Covid-19, Long-Term Natural Immunity – A Ray of Hope

According to recent studies, people who recovered from Covid-19 are still under protection after a year. Researchers in the Netherlands wanted to see if individuals who did not require medical treatment also exhibited the protective effects of severe COVID-19. Previous research has repeatedly shown that severe COVID-19 induces natural immunity. 

Out of 497 subjects, 95 had COVID-19 antibodies or indicators of a prior infection. Antibody levels were elevated in almost 70% of the population. All but one of those individuals remained strongly positive for the presence throughout all follow-up appointments, which might have lasted up to a year. 

Low antibody degradation rates were seen, “suggesting long-term natural immunity,” Dymphie Mioch, a Dutch health researcher who participated in the study in the province of North Brabant, wrote alongside colleagues in the study. 

Details of the Study 

A prospective cohort study was supported by local health departments and the Dutch National Institute for Public Health and the Environment. Blood samples from participants who donated blood quarterly for a year were analyzed. 

None of the participants had to go to the hospital. Participants also responded to questionnaires, including information about their employment, education, and background. Until they received the COVID-19 vaccine, they were monitored for up to a year. Midway through 2021, the last follow-up was undertaken. Immunoglobulin G (IgG) antibodies and total antibody levels were examined. Antibodies indicate that the body is defending itself against re-infection and serious disease. The majority of research on natural immunity focuses on populations that had a severe COVID-19 outbreak or teams of healthcare professionals. 

A smaller number of studies examined the immune response to infection in general populations. American researchers discovered that the immune system responded in more than 90% of participants for more than 5 months after infection, and Lithuanian researchers discovered evidence of protection in 95% of the people they studied six months after infection. 

These studies present conflicting findings about the duration of detectable antibody levels, the Dutch study found, underscoring the necessity for longitudinal research, or studies that follow subjects over time to track changes.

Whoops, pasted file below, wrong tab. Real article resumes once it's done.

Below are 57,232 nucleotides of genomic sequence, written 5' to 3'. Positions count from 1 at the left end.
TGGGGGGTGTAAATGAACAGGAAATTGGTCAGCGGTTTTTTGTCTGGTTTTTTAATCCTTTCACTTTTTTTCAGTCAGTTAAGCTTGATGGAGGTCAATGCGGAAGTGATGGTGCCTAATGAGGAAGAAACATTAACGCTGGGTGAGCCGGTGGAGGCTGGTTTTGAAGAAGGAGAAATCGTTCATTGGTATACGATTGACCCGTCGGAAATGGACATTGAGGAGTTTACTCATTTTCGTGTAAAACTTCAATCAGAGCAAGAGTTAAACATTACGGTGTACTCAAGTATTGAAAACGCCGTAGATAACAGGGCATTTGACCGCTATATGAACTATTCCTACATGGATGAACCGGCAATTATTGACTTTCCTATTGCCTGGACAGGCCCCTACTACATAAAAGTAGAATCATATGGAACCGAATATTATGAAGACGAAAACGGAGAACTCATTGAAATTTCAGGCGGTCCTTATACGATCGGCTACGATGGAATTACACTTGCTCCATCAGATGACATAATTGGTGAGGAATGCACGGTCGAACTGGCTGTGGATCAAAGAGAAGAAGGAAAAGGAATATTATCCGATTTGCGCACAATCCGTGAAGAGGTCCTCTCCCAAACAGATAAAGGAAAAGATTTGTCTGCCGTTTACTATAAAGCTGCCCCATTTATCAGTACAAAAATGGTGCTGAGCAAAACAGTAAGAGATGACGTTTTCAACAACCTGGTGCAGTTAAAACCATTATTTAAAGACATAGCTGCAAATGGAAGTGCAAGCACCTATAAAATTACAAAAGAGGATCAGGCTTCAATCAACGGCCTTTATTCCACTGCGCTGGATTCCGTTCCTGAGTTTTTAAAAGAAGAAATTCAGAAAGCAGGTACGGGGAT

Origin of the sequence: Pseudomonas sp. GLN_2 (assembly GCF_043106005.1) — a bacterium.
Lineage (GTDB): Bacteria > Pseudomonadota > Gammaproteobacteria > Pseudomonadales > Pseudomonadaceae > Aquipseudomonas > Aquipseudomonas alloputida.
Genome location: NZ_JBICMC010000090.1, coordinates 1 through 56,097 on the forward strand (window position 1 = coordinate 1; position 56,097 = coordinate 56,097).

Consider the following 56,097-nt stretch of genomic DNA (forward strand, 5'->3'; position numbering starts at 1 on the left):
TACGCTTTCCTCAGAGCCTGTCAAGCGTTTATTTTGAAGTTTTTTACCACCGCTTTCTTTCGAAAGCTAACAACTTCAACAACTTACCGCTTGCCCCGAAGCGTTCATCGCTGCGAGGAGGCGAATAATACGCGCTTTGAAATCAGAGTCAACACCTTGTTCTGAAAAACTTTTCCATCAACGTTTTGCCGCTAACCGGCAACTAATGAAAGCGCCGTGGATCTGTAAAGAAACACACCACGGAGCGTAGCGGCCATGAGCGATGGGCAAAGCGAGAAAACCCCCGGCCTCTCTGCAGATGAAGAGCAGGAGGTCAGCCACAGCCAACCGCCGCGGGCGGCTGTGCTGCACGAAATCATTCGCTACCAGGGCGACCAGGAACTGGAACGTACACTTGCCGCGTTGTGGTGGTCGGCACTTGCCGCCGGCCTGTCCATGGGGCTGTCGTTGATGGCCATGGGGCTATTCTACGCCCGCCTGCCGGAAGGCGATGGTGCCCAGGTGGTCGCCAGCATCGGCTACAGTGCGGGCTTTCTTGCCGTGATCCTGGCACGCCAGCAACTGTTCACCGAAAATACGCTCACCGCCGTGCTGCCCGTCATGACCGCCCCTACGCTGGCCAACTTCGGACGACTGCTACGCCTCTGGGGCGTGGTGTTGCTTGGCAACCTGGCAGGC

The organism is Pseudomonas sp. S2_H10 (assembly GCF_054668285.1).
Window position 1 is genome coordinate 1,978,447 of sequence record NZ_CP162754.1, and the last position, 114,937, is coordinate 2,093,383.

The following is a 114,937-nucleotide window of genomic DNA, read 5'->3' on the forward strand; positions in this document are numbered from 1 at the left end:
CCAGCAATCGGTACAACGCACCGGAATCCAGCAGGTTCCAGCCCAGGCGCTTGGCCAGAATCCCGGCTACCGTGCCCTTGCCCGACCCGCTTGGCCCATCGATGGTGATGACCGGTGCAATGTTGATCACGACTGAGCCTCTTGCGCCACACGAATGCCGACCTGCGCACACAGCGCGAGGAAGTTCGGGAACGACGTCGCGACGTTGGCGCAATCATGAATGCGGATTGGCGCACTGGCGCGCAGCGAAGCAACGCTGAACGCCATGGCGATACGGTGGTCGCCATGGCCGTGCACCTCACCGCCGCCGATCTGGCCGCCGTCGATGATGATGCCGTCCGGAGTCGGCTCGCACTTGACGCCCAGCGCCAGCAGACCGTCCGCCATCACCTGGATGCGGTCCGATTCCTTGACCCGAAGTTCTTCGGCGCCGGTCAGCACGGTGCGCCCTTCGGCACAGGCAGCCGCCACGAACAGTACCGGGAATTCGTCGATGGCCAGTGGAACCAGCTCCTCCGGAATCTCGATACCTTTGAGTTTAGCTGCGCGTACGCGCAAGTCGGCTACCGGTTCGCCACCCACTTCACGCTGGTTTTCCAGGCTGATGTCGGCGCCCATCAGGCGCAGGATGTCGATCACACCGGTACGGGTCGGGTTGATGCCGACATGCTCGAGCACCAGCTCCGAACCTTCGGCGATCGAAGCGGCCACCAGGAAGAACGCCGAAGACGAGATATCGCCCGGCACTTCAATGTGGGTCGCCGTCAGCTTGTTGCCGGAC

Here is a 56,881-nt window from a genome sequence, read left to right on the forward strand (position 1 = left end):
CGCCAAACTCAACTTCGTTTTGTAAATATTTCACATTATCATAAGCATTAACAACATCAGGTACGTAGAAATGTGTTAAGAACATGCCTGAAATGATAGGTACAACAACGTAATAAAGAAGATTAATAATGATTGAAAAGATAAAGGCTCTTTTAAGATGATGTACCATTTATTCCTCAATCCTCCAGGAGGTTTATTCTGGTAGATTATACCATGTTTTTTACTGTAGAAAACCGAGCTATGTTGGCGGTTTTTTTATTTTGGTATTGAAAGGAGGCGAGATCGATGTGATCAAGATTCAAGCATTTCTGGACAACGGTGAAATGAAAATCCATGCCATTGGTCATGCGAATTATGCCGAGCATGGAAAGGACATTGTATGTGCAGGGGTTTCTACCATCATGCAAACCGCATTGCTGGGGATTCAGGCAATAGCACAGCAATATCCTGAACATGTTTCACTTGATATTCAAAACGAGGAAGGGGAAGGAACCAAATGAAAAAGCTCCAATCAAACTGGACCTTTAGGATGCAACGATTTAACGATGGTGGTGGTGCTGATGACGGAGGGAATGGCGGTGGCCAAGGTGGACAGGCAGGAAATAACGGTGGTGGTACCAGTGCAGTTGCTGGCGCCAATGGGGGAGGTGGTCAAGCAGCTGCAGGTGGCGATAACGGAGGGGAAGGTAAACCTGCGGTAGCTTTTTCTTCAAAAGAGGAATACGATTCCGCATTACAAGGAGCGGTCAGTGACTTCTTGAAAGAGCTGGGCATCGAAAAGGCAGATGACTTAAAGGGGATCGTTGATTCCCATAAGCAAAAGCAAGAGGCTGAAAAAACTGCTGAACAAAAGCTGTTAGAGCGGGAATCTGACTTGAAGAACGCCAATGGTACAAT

Detailed Findings 

38 of the participants’ IgG antibody levels were decreasing, while 44 were not. Most subjects who did decline gradually lost their protection. In three months, 11% of people saw a fall of more than 50%; the majority had a decline of between 9 and 50%. There was an uptick among the others. IgG antibody decreases were mostly seen in the first six months of the year overall. All 37 patients who underwent all four appointments had detectable antibodies by the time of the fourth visit. The majority had high IgG antibody levels. 

Researchers said that they searched for a statistically significant explanation for the degradation but were unable. There were hints that women had declines less frequently and that those with chronic diseases experienced the largest losses. According to certain studies, those with more severe COVID-19 instances have higher levels of antibodies. However, when researchers took that factor – measured as who had a fever into account, they discovered that the difference in their cohort was not statistically significant. 

Although our cohort’s participants with fever often had higher antibody levels, the researchers noted that these differences were not significant, possibly reflecting the limited sample size or recollection bias. 

Both innate immunity and immunization can guard against serious sickness, but studies show that the former is far more effective, especially now that Omicron has been circulating since late 2021. In the Omicron era, neither natural immunity nor vaccine-induced protection provides long-term protection against reinfection, according to Klausner, a professor from California.

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